In expanding our definitions of trauma, we must make sure we see trauma as a structural issue, not just an individual one. Scholars now recognize what people from marginalized communities have always known: oppression, bias, and discrimination cause trauma. Racism causes trauma. Islamophobia causes trauma. Heterosexism causes trauma. Transphobia causes trauma. And I’m not just talking about visible incidences of hate crimes. Oppression causes trauma through the ways it is built into the everyday structures of school and society and how these structures have persisted throughout generations. Trauma doesn’t just happen at home — students can be traumatized by conditions and events in schools, and schools can cause trauma.
When we shift our focus to systems, we recognize that we must see trauma as a problem for everyone, not only certain individuals. This builds into the principles of an equity-centered, trauma-informed education:
- It’s anti-racist and focuses on anti-oppression. One must understand oppression to recognize it and properly fight against it.
- It’s asset-based. We recognize that children have the inherent capacity to survive, thrive, and heal. We’re not saviors by helping them — instead we’re preventing inequities that cause harm.
- It’s system-oriented. Policies must be changed from the top down to make structural changes in oppressive practices.
- It’s human-centered. A classroom centered on standardization and depersonalization prevents us from treating people like humans. One we embrace zero-tolerance or one-size-fits-all models, we never leave room for flexibility or individualism.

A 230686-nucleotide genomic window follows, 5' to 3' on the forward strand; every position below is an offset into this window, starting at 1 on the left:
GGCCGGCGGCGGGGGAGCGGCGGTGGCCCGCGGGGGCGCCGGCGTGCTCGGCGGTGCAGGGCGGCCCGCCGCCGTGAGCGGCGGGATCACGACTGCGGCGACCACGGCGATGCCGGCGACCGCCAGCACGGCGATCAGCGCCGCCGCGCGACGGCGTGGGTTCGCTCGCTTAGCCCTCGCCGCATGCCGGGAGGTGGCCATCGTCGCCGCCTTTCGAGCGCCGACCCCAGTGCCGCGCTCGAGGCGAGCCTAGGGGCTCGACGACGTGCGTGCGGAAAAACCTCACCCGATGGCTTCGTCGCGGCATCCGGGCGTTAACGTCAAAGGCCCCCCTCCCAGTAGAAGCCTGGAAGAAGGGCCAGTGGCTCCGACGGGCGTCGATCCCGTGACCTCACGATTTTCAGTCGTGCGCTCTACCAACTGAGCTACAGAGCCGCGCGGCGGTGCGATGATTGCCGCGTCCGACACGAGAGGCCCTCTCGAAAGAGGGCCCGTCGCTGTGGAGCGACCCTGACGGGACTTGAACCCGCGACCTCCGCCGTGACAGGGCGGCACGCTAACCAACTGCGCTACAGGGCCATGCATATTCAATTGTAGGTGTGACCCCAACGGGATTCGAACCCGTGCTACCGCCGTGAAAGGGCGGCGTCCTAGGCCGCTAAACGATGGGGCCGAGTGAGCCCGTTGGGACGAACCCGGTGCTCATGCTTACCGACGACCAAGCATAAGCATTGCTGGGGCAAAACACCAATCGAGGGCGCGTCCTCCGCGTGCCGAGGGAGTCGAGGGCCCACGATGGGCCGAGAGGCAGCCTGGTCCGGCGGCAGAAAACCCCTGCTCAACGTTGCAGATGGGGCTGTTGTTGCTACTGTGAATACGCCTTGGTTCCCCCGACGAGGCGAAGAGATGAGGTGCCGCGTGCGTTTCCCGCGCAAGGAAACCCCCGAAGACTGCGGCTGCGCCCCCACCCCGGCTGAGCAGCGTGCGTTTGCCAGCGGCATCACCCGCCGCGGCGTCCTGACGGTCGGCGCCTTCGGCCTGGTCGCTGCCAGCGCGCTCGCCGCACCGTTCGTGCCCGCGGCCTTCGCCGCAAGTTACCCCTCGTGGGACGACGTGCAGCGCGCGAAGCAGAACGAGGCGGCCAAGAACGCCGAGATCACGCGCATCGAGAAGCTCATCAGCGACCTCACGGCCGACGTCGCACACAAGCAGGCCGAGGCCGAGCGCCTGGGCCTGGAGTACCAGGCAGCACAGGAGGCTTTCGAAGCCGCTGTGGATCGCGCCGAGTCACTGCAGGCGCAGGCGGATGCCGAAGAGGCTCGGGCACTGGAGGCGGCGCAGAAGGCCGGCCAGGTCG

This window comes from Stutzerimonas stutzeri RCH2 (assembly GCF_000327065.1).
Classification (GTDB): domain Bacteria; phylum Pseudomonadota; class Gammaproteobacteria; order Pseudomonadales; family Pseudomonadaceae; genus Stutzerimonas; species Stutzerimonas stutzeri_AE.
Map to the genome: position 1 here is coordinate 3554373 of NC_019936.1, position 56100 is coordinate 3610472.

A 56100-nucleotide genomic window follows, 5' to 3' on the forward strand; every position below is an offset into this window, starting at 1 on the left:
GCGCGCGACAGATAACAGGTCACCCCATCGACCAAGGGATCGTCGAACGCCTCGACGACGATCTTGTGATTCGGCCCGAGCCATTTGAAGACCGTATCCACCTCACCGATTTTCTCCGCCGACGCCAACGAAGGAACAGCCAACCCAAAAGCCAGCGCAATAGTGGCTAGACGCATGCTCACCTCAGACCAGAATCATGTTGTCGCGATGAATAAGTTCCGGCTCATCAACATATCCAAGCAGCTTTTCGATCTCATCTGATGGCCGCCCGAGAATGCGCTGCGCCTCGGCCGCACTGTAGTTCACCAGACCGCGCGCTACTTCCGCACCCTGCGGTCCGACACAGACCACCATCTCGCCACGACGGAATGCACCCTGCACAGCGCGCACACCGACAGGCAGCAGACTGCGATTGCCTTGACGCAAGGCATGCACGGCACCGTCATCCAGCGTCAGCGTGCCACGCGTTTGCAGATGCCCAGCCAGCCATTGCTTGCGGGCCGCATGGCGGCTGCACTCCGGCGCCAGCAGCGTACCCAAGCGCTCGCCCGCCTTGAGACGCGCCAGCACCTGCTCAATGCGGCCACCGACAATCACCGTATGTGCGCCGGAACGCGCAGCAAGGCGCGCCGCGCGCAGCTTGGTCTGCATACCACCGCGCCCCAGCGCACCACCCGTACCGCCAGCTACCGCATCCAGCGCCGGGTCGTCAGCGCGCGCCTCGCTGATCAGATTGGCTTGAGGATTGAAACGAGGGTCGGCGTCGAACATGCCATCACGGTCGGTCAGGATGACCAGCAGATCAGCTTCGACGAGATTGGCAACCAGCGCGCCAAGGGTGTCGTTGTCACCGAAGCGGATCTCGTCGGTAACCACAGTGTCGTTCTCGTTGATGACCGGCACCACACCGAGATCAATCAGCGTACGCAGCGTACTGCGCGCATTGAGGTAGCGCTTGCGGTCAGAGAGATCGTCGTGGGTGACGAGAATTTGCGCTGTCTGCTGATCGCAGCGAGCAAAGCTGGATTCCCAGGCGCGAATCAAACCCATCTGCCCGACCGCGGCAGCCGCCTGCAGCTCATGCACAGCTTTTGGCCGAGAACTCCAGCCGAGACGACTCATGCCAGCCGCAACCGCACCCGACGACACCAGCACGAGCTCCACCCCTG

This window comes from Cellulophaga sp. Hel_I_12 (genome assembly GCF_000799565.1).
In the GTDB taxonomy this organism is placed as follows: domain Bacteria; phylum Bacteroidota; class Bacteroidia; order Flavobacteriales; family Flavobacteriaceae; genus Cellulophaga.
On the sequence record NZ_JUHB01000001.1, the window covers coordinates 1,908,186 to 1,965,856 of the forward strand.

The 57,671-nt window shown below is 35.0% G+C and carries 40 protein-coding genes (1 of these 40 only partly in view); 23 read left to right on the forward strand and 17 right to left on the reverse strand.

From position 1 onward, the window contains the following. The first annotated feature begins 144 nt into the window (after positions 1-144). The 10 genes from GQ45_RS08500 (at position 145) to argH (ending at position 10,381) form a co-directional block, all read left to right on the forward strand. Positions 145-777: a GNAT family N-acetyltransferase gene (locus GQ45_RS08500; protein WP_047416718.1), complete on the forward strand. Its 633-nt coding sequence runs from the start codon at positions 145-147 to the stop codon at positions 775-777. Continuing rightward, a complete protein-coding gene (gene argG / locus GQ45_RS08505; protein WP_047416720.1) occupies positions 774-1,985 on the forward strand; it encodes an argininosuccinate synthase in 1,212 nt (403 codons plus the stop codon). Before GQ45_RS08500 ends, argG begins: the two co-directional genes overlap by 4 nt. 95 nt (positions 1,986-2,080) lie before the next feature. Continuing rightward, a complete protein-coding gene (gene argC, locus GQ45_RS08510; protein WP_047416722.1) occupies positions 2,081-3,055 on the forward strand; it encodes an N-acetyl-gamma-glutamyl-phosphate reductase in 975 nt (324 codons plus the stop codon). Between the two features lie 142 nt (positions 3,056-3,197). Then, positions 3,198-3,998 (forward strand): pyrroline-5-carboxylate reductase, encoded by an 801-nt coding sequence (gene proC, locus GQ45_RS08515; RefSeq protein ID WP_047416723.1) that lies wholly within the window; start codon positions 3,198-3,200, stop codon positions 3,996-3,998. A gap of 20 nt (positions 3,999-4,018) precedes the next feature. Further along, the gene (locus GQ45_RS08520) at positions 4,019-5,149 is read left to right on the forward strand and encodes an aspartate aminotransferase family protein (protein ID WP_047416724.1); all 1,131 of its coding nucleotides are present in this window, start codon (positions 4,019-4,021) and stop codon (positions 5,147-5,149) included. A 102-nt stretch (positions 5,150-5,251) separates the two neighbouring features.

- It’s universal and proactive. This form of education is meant to help everyone — not rank, sort, or file them.
- And it’s social justice focused. Ending the practices that currently exists is just the start, then we must push for a more just world.
Equity-Centered, Trauma-Informed Education tells an overview through anecdotes, research, and narrative, providing a clear understanding then presenting actionable steps for one to analyze their practice. I found these to be especially inspiring, as they’re ideas we could implement tomorrow such as partnering with local organizations and organizers working on social justice and/or ending trauma, or incorporating trauma prevention into the curriculum.